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What Is Left Luggage?

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  • Written By: C. Mitchell
  • Edited By: John Allen
  • Last Modified Date: 06 November 2016
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In most cases, left luggage is luggage that passengers have deliberately left in designated luggage storage facilities. Airports, train stations, and hotels throughout Europe have offices where travelers can store bags, usually for a fee. The same offices exist in the United States and Canada, but are usually referred to as baggage check facilities.

Some of the most familiar left luggage offices are in hotels. Guests who arrive at a hotel before their room is ready may have the option of storing luggage with the hotel’s luggage service. The same services are usually available to guests who must check out of their rooms before their scheduled departure time. Hotel luggage storage service is usually free of charge, though patrons are often encouraged to tip baggage attendants.

Left luggage offices in more public settings are sometimes also monitored luggage storage rooms. Most left luggage rooms charge a per-piece fee, assessed on either an hourly or daily basis. More often than not, however, these facilities take the form of locker banks. Lockers provide the same basic benefit — namely, to afford travelers a way to store their bags in order to sightsee or travel about unencumbered — but usually at a much lower cost.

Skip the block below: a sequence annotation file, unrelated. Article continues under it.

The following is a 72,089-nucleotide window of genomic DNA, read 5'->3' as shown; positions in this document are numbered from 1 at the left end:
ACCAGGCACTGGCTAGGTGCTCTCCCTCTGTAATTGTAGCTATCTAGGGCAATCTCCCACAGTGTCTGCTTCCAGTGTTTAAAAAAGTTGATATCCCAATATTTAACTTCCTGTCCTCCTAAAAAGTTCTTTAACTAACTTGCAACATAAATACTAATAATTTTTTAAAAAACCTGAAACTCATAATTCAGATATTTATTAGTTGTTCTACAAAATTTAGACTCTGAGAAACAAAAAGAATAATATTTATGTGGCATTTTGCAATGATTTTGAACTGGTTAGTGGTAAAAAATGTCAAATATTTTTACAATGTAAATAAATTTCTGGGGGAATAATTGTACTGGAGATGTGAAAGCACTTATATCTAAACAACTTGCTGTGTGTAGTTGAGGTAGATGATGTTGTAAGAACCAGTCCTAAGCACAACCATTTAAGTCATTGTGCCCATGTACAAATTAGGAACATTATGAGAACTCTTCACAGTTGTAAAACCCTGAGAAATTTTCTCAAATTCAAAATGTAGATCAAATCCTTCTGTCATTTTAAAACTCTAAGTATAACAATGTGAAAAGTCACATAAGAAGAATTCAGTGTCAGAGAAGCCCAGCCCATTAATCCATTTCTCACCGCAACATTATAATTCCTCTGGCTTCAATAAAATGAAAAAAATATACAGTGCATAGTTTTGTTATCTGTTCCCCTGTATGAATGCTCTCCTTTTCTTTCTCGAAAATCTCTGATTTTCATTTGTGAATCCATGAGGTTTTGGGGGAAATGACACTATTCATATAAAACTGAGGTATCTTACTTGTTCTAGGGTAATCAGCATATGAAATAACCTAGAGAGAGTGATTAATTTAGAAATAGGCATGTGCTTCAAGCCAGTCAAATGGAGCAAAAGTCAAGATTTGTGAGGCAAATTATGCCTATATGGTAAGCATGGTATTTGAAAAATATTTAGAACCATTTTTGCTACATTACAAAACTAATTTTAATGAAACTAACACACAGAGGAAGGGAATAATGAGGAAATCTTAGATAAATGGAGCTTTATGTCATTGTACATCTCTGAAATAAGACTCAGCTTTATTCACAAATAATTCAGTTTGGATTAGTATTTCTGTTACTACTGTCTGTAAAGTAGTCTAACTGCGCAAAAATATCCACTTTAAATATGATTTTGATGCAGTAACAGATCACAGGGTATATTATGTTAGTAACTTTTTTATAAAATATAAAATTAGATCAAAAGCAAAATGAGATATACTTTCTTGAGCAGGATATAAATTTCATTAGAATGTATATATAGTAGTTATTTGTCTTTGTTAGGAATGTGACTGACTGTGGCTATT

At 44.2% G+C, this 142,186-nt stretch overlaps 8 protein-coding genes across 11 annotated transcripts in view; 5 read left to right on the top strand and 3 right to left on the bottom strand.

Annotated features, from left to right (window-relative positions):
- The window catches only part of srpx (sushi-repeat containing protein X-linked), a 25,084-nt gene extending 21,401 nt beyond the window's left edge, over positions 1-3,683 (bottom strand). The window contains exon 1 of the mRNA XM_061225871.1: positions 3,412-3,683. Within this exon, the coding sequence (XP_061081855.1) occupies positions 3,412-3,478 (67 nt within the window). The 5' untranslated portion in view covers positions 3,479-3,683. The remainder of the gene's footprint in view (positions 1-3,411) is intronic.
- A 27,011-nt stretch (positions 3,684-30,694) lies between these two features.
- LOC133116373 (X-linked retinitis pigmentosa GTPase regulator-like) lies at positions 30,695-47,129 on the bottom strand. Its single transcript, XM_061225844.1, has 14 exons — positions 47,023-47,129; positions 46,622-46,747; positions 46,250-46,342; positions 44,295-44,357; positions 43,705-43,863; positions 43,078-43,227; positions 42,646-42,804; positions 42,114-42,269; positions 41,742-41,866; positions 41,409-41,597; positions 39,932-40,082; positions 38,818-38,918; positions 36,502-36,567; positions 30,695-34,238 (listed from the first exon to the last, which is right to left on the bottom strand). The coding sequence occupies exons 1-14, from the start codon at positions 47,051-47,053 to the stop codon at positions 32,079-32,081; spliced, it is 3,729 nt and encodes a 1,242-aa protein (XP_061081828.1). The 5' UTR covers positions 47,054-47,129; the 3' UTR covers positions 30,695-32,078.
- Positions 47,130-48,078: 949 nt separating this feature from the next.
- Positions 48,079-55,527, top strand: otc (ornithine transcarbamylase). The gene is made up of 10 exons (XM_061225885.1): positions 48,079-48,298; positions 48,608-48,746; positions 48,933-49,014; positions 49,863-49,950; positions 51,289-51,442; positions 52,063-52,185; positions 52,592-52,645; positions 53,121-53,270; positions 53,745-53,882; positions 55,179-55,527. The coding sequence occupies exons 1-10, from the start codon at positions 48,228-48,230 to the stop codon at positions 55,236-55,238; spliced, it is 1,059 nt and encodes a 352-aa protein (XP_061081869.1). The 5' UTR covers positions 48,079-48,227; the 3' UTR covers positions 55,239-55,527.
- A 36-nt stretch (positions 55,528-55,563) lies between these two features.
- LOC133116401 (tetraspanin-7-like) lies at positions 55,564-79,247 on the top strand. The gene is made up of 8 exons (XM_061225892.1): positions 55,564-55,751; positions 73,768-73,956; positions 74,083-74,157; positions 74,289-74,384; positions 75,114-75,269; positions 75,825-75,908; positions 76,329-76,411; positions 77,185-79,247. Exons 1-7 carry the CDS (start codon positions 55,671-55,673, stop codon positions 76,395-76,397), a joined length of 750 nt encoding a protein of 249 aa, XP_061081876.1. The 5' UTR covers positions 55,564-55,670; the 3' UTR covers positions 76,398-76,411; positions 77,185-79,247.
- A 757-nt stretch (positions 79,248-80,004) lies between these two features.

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Baggage lockers are mainstays of most of Europe’s airports and train stations. The lockers are usually large enough to accommodate many sizes and types of luggage. Storing left luggage in these systems once required patrons to supply or rent their own locks, though most use a digital combination system today.

They are coin or credit card operated, based either on the hour or the day. When time expires, the lockers usually automatically open. This discourages long-term storage and prevents locker space from being monopolized by abandoned property.

In some circumstances, left luggage can refer not to luggage meant to be stored but rather to luggage that has been lost or unclaimed during travel. Bags that are unclaimed at a luggage carousel, for instance, are sometimes referred to as left luggage in that they were left or forgotten by their owners. Left luggage in this sense is lost, not intentionally checked or temporarily stored.

Most airlines and train carriers maintain lost luggage offices where passengers can make inquiries and file claims for bags that have been left or have not arrived when promised. Lost luggage officials find lost bags either through computer database searches based on claim number or by identifying bags that have been unclaimed at the destination where they erroneously wound up. Airlines usually store lost luggage for a certain amount of time in hopes of reconnecting it with its owner.

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